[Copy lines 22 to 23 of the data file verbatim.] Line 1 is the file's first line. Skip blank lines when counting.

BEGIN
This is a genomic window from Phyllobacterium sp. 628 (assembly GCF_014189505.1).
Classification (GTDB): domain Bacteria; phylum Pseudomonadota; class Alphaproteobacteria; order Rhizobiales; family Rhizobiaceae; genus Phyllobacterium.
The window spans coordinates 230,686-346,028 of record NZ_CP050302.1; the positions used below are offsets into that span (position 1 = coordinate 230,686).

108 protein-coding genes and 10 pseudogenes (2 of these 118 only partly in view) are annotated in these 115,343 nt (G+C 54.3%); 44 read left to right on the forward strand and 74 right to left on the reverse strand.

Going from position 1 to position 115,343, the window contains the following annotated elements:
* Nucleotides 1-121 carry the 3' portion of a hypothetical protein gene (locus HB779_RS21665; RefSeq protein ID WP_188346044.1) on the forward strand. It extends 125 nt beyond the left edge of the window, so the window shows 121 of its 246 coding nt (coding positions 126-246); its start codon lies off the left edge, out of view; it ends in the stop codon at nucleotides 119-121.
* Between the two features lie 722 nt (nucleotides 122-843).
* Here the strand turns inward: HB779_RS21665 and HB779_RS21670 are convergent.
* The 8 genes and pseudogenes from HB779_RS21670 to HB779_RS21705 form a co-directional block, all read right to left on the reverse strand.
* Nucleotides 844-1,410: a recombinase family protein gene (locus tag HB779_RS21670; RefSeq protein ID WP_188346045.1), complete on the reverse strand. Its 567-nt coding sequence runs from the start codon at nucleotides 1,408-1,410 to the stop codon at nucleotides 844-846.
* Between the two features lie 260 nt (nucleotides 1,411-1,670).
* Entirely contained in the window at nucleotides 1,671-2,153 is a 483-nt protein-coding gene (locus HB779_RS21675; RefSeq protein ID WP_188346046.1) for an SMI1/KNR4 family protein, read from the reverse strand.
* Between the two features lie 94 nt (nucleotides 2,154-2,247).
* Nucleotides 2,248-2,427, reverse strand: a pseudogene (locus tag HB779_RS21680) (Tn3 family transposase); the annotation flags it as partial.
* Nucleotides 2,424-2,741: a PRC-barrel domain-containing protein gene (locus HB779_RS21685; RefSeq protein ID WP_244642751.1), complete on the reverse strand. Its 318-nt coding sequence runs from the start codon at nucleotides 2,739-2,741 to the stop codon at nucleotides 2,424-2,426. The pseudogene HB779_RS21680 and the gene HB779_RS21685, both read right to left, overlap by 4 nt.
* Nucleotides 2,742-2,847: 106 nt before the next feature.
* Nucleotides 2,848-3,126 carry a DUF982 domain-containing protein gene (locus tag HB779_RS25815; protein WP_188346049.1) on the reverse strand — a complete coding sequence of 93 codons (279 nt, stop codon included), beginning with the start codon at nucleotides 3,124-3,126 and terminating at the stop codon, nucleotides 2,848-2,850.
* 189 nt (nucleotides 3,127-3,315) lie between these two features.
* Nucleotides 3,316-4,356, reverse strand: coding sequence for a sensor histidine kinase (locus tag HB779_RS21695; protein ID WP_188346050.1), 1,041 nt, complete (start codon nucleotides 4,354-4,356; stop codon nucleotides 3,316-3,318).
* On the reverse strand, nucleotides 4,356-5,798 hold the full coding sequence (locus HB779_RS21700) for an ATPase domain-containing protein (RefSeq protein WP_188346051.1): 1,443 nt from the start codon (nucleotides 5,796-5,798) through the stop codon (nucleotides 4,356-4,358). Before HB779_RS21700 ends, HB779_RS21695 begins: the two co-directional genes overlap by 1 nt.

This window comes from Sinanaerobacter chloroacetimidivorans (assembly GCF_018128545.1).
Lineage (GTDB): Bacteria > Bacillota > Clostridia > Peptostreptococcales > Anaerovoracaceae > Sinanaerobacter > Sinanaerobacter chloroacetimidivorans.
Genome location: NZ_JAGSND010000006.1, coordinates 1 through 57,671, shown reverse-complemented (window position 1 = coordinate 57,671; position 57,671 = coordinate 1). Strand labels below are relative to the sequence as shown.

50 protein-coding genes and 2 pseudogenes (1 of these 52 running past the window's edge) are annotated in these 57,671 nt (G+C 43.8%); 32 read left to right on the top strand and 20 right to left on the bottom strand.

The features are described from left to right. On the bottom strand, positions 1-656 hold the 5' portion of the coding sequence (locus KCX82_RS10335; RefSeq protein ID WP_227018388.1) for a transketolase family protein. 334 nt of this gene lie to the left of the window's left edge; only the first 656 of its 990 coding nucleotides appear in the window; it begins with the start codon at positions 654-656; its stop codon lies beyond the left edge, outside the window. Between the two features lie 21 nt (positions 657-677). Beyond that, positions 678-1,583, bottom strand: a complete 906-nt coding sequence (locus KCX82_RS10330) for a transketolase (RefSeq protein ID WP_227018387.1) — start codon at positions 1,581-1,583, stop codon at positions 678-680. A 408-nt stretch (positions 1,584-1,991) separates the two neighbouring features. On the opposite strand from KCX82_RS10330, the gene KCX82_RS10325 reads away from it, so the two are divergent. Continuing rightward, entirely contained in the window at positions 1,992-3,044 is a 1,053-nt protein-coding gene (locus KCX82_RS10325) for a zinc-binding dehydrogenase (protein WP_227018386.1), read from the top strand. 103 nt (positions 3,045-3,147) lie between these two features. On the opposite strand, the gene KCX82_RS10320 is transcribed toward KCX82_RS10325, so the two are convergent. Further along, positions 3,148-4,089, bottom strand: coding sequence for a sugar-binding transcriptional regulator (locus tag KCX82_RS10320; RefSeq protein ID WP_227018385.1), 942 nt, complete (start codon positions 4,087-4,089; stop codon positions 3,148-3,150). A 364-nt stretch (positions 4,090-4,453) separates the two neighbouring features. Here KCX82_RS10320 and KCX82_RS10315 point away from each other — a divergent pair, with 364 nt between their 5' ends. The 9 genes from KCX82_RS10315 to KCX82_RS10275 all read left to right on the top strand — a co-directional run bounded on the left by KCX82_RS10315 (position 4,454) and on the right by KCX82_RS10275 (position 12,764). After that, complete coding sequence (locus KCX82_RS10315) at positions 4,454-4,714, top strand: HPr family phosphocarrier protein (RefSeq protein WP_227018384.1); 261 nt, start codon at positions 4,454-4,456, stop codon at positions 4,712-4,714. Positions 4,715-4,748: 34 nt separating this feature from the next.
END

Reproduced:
Lineage (GTDB): Bacteria > Bacillota > Clostridia > Peptostreptococcales > Anaerovoracaceae > Sinanaerobacter > Sinanaerobacter chloroacetimidivorans.
Genome location: NZ_JAGSND010000006.1, coordinates 1 through 57,671, shown reverse-complemented (window position 1 = coordinate 57,671; position 57,671 = coordinate 1). Strand labels below are relative to the sequence as shown.